Are there any custom IoT wall switches designed using ZigBee, weave, Thread, etc. which have the ability to customize its use without forcefully imposing the use of a proprietary gateway or app?

I was thinking of using a RPI/Arduino solution to manage them instead. To turn them on and off yeah. Either via Google home/onhub or thru the custom RPI/Arduino.

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    Welcome to the IoT SE. Did you mean Z-Wave (en.wikipedia.org/wiki/Z-Wave) where you wrote weave? Can you elaborate a bit what you want to do? Just on/off?
    – Helmar
    Commented Jan 4, 2017 at 20:13
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    @Helmar the OP probably meant Weave, the Google platform for IoT.
    – Aurora0001
    Commented Jan 4, 2017 at 20:18
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    To turn them on and off yeah. Either via Google home/onhub or thru the custom RPI/Arduino.
    – Lester T.
    Commented Jan 4, 2017 at 23:28
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    What I see in the market now it all connected to a Hub. Eg. Smart things or third party brands which has their own hub or RF remote which is not exactly "open".
    – Lester T.
    Commented Jan 4, 2017 at 23:30
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    Do you prefer wired switches or wireless switches? Is this a new house / apartment that's being built, a house / apartment that's being completely renovated, or do you just want to add a switch to an existing house / apartment and link it do whatever is already there? Commented Jan 5, 2017 at 10:16

2 Answers 2


The lightwaveRF lighting protocol is simple OOK at 433 Mhz, I think. It's documented, so you could use them. Maybe a little bit more expensive than other options though.

Here is an Arduino/Raspberry Pi library.

This is of course a solution with zero authentication or encryption, which ought to make it less attractive.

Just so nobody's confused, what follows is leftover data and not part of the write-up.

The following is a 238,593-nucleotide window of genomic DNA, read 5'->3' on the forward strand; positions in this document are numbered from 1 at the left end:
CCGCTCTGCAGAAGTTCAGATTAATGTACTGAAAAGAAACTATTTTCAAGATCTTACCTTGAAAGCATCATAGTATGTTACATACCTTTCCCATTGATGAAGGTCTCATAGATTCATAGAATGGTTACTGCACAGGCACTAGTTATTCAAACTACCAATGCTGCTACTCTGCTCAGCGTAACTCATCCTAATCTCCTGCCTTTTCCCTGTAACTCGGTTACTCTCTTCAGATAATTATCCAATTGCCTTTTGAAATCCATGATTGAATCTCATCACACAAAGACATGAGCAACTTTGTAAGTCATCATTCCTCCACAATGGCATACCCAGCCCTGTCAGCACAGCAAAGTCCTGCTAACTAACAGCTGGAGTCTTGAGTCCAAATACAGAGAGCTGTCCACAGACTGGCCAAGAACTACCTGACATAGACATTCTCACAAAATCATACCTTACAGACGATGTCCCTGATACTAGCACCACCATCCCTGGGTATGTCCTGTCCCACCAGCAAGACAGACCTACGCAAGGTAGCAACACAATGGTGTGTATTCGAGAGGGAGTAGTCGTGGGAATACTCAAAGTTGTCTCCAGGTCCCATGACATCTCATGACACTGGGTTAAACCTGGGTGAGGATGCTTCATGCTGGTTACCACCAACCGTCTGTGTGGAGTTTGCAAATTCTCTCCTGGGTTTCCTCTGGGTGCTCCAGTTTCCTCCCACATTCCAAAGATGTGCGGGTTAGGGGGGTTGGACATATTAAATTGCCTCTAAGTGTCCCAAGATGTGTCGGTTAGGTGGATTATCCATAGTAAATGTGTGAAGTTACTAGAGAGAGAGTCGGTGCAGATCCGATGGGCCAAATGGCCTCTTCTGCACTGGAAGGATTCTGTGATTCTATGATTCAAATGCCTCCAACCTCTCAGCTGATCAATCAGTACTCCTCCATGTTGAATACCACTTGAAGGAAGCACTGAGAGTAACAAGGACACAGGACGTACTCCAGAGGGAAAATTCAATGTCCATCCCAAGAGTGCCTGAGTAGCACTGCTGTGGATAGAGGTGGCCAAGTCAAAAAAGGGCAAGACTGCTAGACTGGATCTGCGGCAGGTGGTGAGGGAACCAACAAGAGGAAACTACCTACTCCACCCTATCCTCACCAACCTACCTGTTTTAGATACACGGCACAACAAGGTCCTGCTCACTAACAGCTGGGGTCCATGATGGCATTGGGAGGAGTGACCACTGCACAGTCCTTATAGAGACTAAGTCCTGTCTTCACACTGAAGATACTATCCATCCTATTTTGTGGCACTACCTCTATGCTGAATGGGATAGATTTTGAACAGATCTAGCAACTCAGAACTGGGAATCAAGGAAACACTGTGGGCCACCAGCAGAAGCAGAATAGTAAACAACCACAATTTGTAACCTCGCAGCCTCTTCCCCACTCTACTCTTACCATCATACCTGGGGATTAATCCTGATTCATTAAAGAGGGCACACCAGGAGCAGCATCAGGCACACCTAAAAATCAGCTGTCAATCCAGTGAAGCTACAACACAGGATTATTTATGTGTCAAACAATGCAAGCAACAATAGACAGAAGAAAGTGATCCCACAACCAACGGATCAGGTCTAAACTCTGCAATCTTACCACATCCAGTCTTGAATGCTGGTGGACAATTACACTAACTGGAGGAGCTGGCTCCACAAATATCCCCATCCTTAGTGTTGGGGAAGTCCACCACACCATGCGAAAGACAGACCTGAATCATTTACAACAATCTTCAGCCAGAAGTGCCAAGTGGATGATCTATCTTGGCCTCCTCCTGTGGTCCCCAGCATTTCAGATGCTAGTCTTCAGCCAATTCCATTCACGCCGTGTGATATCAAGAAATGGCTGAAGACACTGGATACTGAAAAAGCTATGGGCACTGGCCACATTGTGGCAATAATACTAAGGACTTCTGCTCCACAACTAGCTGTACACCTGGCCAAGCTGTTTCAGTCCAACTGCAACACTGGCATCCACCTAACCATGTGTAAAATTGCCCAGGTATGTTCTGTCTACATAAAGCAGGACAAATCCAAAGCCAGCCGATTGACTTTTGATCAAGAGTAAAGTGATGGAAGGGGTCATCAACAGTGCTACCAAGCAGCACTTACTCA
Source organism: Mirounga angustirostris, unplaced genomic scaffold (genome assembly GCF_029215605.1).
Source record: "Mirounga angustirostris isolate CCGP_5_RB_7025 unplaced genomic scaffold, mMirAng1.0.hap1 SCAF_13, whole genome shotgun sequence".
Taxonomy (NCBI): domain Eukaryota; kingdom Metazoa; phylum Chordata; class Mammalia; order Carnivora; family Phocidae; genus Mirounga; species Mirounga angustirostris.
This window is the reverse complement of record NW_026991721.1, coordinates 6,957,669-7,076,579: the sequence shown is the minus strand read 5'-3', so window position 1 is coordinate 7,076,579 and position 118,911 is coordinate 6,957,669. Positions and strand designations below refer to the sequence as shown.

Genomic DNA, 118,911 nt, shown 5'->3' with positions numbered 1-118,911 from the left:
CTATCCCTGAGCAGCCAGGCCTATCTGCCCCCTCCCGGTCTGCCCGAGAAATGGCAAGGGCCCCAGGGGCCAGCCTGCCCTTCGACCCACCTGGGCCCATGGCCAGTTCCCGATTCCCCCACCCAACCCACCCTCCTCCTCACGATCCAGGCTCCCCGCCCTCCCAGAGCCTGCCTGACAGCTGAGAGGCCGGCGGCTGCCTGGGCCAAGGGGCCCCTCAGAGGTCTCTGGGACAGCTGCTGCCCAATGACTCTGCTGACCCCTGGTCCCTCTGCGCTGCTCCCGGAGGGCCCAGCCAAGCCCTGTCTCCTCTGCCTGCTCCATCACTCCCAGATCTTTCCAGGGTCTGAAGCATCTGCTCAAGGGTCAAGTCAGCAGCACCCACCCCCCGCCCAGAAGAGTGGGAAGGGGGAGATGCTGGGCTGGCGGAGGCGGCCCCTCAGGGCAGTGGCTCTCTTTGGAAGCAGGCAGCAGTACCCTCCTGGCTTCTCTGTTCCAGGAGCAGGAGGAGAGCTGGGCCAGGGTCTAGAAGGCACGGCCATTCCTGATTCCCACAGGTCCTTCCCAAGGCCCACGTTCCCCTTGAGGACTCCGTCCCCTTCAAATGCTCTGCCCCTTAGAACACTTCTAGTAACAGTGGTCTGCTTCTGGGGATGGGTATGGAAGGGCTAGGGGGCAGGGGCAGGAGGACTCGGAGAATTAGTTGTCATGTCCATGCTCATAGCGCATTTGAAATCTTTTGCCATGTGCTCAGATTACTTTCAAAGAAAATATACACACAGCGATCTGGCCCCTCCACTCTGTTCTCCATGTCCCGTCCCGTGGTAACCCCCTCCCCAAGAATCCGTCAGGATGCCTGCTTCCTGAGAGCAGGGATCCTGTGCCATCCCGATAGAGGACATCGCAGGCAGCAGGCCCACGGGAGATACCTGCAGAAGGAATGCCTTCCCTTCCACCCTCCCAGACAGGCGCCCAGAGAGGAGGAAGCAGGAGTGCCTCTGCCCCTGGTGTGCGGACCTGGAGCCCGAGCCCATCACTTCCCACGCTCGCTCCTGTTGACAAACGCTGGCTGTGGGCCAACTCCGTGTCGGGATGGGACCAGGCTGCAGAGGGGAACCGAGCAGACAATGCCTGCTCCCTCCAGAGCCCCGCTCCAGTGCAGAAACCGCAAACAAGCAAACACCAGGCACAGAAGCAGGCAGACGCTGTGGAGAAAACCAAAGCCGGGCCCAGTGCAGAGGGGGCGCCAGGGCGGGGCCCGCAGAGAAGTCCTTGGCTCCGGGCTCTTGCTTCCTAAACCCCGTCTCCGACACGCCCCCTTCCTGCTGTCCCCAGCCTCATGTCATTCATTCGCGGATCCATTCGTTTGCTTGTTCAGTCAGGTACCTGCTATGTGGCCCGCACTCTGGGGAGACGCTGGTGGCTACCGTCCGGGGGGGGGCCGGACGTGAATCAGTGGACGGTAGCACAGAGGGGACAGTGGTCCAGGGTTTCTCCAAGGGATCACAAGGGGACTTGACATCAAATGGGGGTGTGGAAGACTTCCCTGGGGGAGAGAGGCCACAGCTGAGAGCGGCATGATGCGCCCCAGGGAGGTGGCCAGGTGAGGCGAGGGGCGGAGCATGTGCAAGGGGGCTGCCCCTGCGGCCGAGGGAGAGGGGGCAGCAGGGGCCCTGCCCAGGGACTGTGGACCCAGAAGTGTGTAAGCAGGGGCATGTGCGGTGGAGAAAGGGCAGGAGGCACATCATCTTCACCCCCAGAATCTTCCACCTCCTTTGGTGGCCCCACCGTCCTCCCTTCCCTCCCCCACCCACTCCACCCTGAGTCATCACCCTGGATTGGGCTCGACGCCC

There also seem to be some WiFi switches coming out now, for example this WeMo one


Z-Wave is a mesh networking technology commonly used for home automation that allows many different brands of products to interoperate with each other very easily. However, it is a patented proprietary protocol that requires a licensed Z-Wave chip, which are not generally available to the hobbyist at affordable rates.

To communicate, Z-Wave devices must be joined to the same Z-Wave mesh network. That means you need to have a primary controller somewhere, at least for the purpose of pairing. The primary controller does not have to be present when the scene executes; and the primary controller does not necessarily have to be connected to the Internet (but that's not very IoT.)

Some commercial Z-Wave switches are "scene capable", meaning you can install and use them as a typical wall switch, and they can trigger behavior directly in other Z-wave devices without needing to send a message to the primary controller. Usually this is fairly primitive, meaning you can have one light switch turn on several other light switches, but nothing more sophisticated.

  • No one uses ZigBee or weave for home automation?
    – Lester T.
    Commented Jan 12, 2017 at 13:20
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    I wouldn't say "No one", but they're not as prevalent. Weave is a brand new higher level communication protocol that rides on top of TCP. It doesn't specify a physical media that must be used; because it's TCP it works over Wi-Fi. I expect Google will push it hard. But most installed home automation networks today use custom protocols (Crestron, Z-Wave, X-10) that are purpose-built, older, simpler, and much smaller than TCP. I expect a Z-Wave to Weave bridge will soon be forthcoming, if it doesn't already exist today. And ZigBee's never really taken off in the commercial marketplace. Commented Jan 12, 2017 at 15:54

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